Buy a beach tag from Jim DiMarco and you might get more than you bargained for. Just ask the young couple who stopped by his office on a recent Saturday morning to buy a pair of weekly tags.
“Is this your wife?” DiMarco questioned the impossibly young-looking customer about his equally youthful companion.
Taken aback a bit, the man answered that yes, it was.
“Well, here's my recommendation,” DiMarco said. “Listen to her.” Dramatic pause. “Then do whatever you want.”
The couple laughed good-naturedly, then went on their way, presumably to enjoy some beach time in Ocean City.
After they left, DiMarco admitted, “I'm not afraid to do anything I want.”
And why should he be? After all, DiMarco, who works at the office at the , has been around the block a few times.
At 89, he is Ocean City's oldest—ahem, perhaps “most senior” sounds more respectful—employee.
The young couple had no way of knowing it, but DiMarco's unsolicited advice also is rooted in quite a bit of experience—next month, he'll be married for 65 years to Jean.
DiMarco said he started selling beach tags about 11 years ago after a friend who was an official of the program asked him to.
“I had a car, so he said, 'Would you like to work at 45th Street?' Then I went to 34th, then 10th, now here,” DiMarco said.
He walks to the Music Pier five days a week from his and Jean's one-bedroom condo at Ocean Colony, a couple of blocks away.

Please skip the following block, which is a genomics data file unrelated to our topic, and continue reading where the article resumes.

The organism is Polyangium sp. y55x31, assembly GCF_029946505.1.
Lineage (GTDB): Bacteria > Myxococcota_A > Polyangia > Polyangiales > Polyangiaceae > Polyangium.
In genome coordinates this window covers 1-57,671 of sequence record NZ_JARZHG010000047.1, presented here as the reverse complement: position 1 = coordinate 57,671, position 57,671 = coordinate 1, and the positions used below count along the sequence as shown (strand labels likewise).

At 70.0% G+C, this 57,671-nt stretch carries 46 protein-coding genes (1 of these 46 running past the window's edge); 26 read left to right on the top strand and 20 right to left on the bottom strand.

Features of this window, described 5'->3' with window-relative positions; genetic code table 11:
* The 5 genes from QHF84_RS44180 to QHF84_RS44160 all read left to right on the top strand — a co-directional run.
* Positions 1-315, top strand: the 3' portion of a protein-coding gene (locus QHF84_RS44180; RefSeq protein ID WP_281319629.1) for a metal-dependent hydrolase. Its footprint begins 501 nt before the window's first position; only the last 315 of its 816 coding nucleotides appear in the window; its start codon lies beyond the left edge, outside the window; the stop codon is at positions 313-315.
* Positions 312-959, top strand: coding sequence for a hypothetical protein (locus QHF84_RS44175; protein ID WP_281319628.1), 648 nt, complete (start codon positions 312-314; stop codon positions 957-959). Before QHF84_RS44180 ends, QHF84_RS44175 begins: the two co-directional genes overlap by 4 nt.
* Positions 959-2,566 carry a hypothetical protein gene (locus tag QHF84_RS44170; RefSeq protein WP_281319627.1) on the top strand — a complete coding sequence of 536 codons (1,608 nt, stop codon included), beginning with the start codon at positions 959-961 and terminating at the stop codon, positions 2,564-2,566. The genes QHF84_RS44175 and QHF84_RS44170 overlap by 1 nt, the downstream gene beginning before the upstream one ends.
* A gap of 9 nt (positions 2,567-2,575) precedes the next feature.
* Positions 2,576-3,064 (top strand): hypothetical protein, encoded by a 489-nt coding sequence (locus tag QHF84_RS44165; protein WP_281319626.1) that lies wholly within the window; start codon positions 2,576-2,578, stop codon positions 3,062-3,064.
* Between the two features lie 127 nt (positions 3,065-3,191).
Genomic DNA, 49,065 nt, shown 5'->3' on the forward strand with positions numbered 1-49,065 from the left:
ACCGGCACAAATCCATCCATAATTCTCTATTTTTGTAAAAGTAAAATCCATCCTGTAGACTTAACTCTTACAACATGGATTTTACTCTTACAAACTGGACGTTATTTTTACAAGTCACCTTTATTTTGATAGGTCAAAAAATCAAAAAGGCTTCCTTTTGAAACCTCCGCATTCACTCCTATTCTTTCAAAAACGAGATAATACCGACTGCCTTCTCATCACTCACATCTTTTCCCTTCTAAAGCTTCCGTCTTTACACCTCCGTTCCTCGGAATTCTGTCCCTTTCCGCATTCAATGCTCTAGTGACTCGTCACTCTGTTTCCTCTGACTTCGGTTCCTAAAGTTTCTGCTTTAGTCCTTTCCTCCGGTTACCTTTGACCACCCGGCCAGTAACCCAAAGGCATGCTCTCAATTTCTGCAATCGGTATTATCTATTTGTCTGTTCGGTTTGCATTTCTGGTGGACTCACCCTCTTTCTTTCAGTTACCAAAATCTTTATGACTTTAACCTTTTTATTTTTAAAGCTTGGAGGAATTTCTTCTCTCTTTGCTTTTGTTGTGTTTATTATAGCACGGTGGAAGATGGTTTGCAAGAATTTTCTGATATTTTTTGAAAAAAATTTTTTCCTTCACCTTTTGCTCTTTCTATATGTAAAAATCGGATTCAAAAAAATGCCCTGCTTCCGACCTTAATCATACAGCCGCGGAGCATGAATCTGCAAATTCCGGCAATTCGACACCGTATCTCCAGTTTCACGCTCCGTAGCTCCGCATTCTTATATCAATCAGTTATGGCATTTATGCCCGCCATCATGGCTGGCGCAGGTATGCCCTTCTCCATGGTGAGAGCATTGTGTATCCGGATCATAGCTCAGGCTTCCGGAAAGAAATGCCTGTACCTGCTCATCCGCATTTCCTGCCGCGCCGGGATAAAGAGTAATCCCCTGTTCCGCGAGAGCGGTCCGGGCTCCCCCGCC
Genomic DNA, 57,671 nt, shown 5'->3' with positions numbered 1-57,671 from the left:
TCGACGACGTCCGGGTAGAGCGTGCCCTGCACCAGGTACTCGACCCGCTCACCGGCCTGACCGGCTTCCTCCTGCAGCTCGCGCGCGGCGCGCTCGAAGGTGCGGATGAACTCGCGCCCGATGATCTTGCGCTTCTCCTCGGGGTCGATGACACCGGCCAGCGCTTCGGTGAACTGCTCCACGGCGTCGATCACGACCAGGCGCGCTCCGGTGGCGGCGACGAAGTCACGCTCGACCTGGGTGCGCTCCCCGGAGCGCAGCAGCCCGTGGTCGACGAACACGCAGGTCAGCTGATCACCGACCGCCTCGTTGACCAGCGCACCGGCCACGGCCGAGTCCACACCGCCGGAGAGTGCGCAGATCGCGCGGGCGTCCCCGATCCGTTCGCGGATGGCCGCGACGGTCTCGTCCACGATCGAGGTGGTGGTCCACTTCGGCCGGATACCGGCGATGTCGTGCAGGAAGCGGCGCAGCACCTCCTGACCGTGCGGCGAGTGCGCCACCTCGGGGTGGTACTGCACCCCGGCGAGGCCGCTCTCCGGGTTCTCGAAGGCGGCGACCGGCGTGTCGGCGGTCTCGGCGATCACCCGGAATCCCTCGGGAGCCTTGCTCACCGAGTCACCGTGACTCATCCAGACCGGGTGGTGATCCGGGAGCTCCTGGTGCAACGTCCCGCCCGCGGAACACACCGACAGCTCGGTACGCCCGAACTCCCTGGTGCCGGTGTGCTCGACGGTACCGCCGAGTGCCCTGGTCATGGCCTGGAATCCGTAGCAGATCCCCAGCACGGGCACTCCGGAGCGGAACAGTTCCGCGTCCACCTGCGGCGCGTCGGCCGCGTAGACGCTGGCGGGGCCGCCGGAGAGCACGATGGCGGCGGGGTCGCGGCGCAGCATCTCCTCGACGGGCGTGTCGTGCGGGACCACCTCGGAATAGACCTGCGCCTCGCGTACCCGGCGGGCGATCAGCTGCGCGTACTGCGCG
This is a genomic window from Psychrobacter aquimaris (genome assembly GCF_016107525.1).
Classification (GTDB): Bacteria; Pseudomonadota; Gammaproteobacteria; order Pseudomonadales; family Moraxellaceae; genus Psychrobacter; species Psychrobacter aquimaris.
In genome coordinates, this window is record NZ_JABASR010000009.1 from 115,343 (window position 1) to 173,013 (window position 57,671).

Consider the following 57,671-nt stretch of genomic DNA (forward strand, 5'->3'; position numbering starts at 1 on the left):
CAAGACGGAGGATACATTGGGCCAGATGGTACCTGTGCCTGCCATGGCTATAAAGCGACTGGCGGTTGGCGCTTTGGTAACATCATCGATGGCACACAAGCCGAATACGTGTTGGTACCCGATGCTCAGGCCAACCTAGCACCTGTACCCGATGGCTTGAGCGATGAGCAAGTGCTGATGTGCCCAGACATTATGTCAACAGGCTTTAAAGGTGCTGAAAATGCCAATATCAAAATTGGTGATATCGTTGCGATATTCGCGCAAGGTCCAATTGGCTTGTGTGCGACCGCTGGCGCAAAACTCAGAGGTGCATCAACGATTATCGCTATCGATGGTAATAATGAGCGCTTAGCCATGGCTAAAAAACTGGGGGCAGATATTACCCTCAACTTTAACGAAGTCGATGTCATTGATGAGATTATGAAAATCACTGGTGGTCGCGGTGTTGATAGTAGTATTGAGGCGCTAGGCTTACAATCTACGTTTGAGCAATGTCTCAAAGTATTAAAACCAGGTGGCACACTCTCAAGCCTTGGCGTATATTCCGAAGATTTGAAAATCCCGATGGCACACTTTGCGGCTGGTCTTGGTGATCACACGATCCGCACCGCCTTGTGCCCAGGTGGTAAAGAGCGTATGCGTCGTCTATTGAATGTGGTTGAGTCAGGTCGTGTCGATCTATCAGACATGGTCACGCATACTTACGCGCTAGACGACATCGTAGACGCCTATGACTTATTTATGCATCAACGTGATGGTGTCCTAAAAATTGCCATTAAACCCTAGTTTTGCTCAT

On Thursday, DiMarco said he stays home to check things off his “honey do” list. Sundays, he goes to Margate Community Church, which he absolutely loves.
But from 9:30 a.m. to 3:30 p.m. most days, from Palm Sunday through Labor Day, DiMarco can be found behind the desk at the Music Pier selling tags ($10 weekly or $5 daily, cash or credit card), which he encourages purchasers to keep in a safe place on the beach.
“I look forward to it. They're all...” DiMarco said, gesturing conspiratorially toward his co-worker on this day, Rachel Ballezzi, 21, a brunette Stockton College senior.
Let's just say DiMarco appreciates pretty women. (Jean DiMarco is a beauty of 88.) OK, he's a ladies' man. And a guy's guy, for that matter. He likes everyone.
“I like this job because I meet people,” said DiMarco, who has the endearing habit of putting the back of his left hand up to the right side of his mouth when he talks, like he's telling a big secret only to you.
“I'm a funny person. If somebody comes in here upset, I say under my breath to myself, 'That's a nice person, they're just having a bad day.' I treat people the way I want to be treated.”
Jean and Jim moved to Ocean City about 16 years ago, after selling their home of decades in Stone Harbor because the town was “too dead in the winter,” he said. They lived briefly at Greate Bay Country Club in Somers Point (“Too much in and out of the car”) before moving to Ocean Colony.
Ocean City has been the right fit.
“I relax for 10 weeks while the crowds are here,” DiMarco said. “In the off-season, I love the town, the restaurants, everything.”
That's right—summertime, when he's selling beach tags, is DiMarco's “relax” time. He's been through enough in nearly nine decades to appreciate every day.